Energy Storage will be central to resilience

Our infrastructure faces a challenge of adapting to changing weather extremes for which it was not designed. The proliferation of customer-sited storage in the face of wildfire-induced power shutoffs is just a leading indicator of what’s to come. We are now seeing plans for energy storage and microgrids as a regular feature of planning, such as in the hurricane prone grid in Puerto Rico and the wildfire prone grid in California, at the critical facilities of major cities and in off-grid and island communities alike. And at the same time, utilities are finding new ways to use storage to enhance the capabilities of the existing wires infrastructure, extending its life and making service more resilient in the face of rising grid stresses. I would posit, much like the refrigerator was first a luxury item but is now a fundamental necessity, energy storage that may seem novel in our homes and local grids today will become a commonplace feature of our lives.

Storage will play a key role in electrification

Battery cost and performance has been critical to the takeoff of electric vehicles and vessels, with hydrogen coming behind it. As other sectors of the economy electrify at the location of the end-user, particularly thermal needs for buildings and industrial processes, there is an increasingly critical coordination between the local grid and the larger power system. Energy storage—and the software to control it—is going to be a central enabling technology to that coordination–whether buffering the demands of fast-charging on the grid, modifying building consumption to match the timing clean energy supply, or relieving grid stress during peak demands. Transforming the electric system from “the world’s largest machine” into something with computer-like fidelity, provides the operational capabilities to meet the demands of a more fully electrified 21st century.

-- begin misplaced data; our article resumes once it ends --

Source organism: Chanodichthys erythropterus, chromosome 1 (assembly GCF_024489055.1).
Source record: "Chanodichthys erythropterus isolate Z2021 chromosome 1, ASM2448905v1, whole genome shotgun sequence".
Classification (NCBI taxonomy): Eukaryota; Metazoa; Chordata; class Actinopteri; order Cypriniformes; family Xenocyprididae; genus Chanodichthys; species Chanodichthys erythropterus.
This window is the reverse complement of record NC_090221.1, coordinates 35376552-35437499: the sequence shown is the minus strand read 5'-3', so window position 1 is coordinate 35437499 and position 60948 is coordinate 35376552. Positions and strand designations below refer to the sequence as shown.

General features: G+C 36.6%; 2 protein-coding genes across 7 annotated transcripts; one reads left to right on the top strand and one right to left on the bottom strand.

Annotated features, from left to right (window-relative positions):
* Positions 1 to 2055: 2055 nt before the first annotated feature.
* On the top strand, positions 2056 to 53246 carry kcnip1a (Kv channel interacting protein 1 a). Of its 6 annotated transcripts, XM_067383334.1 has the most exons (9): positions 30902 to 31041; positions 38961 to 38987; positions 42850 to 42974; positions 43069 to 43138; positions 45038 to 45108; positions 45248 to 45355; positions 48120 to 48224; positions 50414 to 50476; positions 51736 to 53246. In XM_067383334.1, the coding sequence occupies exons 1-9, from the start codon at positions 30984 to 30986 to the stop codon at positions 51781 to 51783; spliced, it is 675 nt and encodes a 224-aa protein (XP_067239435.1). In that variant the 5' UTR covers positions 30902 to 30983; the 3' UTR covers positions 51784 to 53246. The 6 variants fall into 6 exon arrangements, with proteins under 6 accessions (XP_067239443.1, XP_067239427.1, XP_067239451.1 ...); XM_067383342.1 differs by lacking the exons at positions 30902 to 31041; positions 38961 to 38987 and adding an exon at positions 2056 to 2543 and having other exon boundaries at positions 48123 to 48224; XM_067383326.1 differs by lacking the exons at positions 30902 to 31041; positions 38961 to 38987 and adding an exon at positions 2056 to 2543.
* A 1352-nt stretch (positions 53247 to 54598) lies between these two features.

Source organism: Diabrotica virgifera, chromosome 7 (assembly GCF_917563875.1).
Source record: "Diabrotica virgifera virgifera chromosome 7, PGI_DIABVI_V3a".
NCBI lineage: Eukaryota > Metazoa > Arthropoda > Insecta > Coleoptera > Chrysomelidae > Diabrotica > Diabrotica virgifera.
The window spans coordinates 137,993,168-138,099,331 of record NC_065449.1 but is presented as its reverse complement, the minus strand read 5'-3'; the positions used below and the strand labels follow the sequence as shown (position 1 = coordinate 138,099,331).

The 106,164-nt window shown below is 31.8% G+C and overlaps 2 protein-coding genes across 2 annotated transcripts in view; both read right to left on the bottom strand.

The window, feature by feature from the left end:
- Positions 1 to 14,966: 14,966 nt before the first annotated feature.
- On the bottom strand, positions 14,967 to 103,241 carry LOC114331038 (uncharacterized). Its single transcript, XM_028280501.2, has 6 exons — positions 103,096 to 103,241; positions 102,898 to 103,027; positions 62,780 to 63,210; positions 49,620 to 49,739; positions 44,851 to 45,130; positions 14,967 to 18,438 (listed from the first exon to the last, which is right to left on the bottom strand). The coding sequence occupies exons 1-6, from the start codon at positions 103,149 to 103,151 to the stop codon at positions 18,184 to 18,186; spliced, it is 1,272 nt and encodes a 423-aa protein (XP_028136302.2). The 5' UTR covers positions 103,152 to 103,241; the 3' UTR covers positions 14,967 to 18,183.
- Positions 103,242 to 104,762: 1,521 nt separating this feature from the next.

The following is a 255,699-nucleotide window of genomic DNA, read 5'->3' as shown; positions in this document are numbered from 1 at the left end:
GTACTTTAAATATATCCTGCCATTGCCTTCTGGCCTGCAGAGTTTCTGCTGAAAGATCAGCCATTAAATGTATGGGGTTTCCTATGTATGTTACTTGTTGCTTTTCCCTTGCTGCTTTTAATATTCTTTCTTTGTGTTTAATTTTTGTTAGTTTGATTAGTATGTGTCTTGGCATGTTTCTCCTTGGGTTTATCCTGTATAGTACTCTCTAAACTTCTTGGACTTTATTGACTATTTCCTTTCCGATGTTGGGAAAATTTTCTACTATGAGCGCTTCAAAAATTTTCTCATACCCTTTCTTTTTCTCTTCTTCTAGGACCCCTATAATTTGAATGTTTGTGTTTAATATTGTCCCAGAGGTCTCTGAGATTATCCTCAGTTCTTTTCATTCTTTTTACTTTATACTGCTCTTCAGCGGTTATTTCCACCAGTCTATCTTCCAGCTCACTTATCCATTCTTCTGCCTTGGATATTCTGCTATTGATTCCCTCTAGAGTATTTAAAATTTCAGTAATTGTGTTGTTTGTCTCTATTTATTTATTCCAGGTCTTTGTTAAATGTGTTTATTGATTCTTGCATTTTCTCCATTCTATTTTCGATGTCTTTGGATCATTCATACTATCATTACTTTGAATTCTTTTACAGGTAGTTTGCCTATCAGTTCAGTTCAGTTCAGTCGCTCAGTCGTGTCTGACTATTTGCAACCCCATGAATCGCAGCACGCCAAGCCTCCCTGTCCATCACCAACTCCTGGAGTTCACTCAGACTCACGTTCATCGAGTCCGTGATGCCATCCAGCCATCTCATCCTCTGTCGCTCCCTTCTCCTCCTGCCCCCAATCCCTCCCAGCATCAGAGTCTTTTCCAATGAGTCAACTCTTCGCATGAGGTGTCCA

Energy storage is central to decarbonization

We do only three things with energy: we determine what form we want it in, where we want it, and when we want it. Most of decarbonization to date has been focused on the progress in conversion technologies. On the generation side, we discuss how we turn carbon-free sources of energy, like the photons of solar power and the kinetics of wind and hydropower, into electricity. On the end-use side–how we turn electricity into light, motion, heat, and other services, while using less and less. Diversifying generation technologies and driving efficiency over the last 30 years has reduced our overreliance on fuel-based generation.

Now, the bigger challenges of decarbonization are on the “where” and the “when” of that power. America needs greater infrastructure investment, including in the power sector; more wires are fundamental to ensuring clean energy can get where it needs to go, and there is already much work done here with more underway. But we still rely on the hydrocarbon chemical bond as our primary way to store energy and get it exactly when we need it—whether fueling our power plants or our vehicles. As long as we rely on extracted fuels for most of our stored energy, our economy remains tied to carbon, limiting what more clean generation and efficiency can accomplish. Indeed, I propose that the main challenge of decarbonization in the 2020s is the challenge of diversifying energy storage as fast as possible, whether through electrochemical, mechanical, or thermal means, or through power-to-gas technologies that can produce carbon-free carriers like hydrogen. If you as a policymaker are committed to task of decarbonization, consider this a clarion call and your invitation to work with us in the energy storage industry.

Decarbonization, decentralization, digitization, and automation – all of these trends of the 2020s will depend on energy storage.